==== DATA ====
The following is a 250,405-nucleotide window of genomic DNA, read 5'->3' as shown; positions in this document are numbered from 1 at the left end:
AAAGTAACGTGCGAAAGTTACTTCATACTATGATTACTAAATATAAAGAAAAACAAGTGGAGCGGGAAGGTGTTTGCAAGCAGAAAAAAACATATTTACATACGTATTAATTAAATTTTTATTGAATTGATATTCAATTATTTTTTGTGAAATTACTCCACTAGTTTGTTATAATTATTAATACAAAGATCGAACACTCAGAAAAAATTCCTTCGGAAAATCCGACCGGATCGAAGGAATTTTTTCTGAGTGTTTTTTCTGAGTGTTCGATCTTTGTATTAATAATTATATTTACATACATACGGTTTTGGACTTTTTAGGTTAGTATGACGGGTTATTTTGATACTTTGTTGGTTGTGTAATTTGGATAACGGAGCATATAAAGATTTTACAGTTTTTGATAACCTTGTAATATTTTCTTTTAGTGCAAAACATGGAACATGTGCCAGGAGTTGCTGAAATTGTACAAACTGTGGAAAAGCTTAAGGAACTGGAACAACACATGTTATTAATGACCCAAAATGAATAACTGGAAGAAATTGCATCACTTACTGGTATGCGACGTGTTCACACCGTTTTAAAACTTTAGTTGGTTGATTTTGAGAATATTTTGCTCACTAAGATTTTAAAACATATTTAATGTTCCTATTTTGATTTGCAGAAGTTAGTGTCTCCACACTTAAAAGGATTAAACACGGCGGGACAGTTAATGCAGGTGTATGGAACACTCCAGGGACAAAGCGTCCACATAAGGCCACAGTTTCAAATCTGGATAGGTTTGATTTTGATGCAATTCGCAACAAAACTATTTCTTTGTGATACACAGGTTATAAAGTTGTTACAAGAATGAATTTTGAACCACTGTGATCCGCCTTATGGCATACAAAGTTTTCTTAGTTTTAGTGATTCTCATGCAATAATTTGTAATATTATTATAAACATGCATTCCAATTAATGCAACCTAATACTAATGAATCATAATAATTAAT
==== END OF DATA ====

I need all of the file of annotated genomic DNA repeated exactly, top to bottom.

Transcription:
The following is a 250,405-nucleotide window of genomic DNA, read 5'->3' as shown; positions in this document are numbered from 1 at the left end:
AAAGTAACGTGCGAAAGTTACTTCATACTATGATTACTAAATATAAAGAAAAACAAGTGGAGCGGGAAGGTGTTTGCAAGCAGAAAAAAACATATTTACATACGTATTAATTAAATTTTTATTGAATTGATATTCAATTATTTTTTGTGAAATTACTCCACTAGTTTGTTATAATTATTAATACAAAGATCGAACACTCAGAAAAAATTCCTTCGGAAAATCCGACCGGATCGAAGGAATTTTTTCTGAGTGTTTTTTCTGAGTGTTCGATCTTTGTATTAATAATTATATTTACATACATACGGTTTTGGACTTTTTAGGTTAGTATGACGGGTTATTTTGATACTTTGTTGGTTGTGTAATTTGGATAACGGAGCATATAAAGATTTTACAGTTTTTGATAACCTTGTAATATTTTCTTTTAGTGCAAAACATGGAACATGTGCCAGGAGTTGCTGAAATTGTACAAACTGTGGAAAAGCTTAAGGAACTGGAACAACACATGTTATTAATGACCCAAAATGAATAACTGGAAGAAATTGCATCACTTACTGGTATGCGACGTGTTCACACCGTTTTAAAACTTTAGTTGGTTGATTTTGAGAATATTTTGCTCACTAAGATTTTAAAACATATTTAATGTTCCTATTTTGATTTGCAGAAGTTAGTGTCTCCACACTTAAAAGGATTAAACACGGCGGGACAGTTAATGCAGGTGTATGGAACACTCCAGGGACAAAGCGTCCACATAAGGCCACAGTTTCAAATCTGGATAGGTTTGATTTTGATGCAATTCGCAACAAAACTATTTCTTTGTGATACACAGGTTATAAAGTTGTTACAAGAATGAATTTTGAACCACTGTGATCCGCCTTATGGCATACAAAGTTTTCTTAGTTTTAGTGATTCTCATGCAATAATTTGTAATATTATTATAAACATGCATTCCAATTAATGCAACCTAATACTAATGAATCATAATAATTAAT